April 9, 2013

Burkle drops out of Sacramento's Kings group, focuses on development

Ten days before the NBA decides whether the Kings stay in Sacramento, a key investor in the effort has been forced into a secondary role.

Ten days before the NBA decides whether the Kings stay in Sacramento, a key investor in the effort has been forced into a secondary role.

Beverly Hills billionaire Ron Burkle, a driving force for the past two years in trying to keep the Kings from leaving town, will not invest in the team or the proposed Downtown Plaza arena, Mayor Kevin Johnson announced Monday afternoon.

Facing questions over a conflict of interest, Burkle instead will focus on redeveloping other portions of Downtown Plaza. "He's so committed to Sacramento," the mayor said, adding that he spoke with Burkle on Monday. "There's a host of ancillary development opportunities that Ron will participate in."

Burkle was going to take the lead in developing the proposed $448 million arena and would have held a small ownership stake in the team. Sacramento officials had said his presence was a huge asset in part because he successfully developed a new arena three years ago for his hockey team, the Pittsburgh Penguins.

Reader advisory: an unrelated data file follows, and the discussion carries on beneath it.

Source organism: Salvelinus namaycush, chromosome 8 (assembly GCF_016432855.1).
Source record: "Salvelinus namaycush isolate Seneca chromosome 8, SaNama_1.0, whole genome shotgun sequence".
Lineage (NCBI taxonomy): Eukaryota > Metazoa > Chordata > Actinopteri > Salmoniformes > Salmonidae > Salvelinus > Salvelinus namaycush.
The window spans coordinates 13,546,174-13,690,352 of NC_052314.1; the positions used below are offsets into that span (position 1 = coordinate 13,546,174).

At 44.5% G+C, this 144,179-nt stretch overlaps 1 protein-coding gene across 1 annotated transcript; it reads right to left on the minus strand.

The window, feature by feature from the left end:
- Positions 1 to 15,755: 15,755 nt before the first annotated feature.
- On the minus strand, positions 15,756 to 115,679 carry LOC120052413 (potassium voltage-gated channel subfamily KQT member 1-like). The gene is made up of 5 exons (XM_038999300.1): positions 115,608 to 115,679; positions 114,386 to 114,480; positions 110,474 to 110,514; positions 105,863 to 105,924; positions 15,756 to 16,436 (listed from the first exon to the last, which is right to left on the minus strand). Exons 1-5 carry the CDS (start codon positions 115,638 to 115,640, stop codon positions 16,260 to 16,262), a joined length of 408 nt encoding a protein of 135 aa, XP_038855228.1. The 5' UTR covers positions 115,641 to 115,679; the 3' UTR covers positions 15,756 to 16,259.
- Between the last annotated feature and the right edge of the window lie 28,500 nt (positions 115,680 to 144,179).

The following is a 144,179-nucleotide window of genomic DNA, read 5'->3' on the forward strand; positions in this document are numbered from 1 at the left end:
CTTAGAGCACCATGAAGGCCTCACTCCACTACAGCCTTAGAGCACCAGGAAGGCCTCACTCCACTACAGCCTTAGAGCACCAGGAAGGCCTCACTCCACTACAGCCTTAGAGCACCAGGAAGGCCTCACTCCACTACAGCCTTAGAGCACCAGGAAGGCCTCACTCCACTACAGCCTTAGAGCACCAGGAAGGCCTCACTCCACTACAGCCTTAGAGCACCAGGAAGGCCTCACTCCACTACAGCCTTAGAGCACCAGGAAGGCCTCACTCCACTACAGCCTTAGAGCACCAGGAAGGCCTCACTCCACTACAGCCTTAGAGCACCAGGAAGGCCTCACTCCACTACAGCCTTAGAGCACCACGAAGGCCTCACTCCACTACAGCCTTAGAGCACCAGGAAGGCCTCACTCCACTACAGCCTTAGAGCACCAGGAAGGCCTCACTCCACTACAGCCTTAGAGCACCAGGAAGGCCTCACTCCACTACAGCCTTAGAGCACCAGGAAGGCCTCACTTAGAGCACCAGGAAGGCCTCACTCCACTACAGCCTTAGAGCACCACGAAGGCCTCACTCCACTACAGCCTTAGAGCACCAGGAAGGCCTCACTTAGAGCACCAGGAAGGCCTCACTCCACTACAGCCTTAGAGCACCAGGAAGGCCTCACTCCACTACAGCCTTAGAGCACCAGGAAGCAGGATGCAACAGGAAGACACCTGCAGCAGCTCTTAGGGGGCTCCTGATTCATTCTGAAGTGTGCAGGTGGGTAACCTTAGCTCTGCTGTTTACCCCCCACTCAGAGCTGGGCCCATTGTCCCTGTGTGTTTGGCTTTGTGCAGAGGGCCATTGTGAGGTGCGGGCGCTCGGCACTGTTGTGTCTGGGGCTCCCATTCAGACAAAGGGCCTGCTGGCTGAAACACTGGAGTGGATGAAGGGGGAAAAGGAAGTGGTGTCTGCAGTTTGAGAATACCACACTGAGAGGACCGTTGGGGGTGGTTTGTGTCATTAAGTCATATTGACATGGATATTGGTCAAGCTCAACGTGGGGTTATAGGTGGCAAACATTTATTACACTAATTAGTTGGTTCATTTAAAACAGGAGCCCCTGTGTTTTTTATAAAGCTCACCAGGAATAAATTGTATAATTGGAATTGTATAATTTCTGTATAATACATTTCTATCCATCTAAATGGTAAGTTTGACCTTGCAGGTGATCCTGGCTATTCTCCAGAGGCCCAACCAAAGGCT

Johnson insisted that Burkle's new role would not deflate the effort to keep the Kings from going to Seattle, and said other investors would pick up the financial slack. He did not give specifics.

"I don't look at this as a slow-up or a hiccup," he said. "We won't miss a beat." He said that NBA team owners, who met with the Sacramento investors last week, were comfortable with the shifting arrangement.

With Burkle taking a back seat, software magnate Vivek Ranadive and East Bay health-club financier Mark Mastrov "are going to be the lead investors" on the team and arena, the mayor said.

He hinted at more updates on the ownership situation in the next day or so, adding: "We're kind of crystallizing everybody's roles right now."

Ranadive was in Sacramento on Monday to meet with business and government leaders.

A source familiar with the matter said the Jacobs family of San Diego, founders of telecommunications giant Qualcomm Inc., would take on a more significant role in the ownership group. The source spoke on condition of anonymity because he wasn't authorized to speak for the Jacobses.

The Jacobses didn't join the Kings effort until late March and have kept a low profile. One of the family's members, Jeff Jacobs, issued a statement Monday saying "we are thrilled to join Vivek and Mark in their efforts to keep the Kings in California and revitalize Sacramento."

Even with a smaller role, Burkle's participation in the development around the proposed arena is seen as vital. That development, city officials have said, is key to making the whole project pencil out for investors.

Michael McCann, a sports-law expert with NBA TV, said the ownership change is "potentially a concern for Sacramento." But he added that it likely won't matter to the NBA if the league is satisfied that the Sacramento ownership group can finance the team and arena.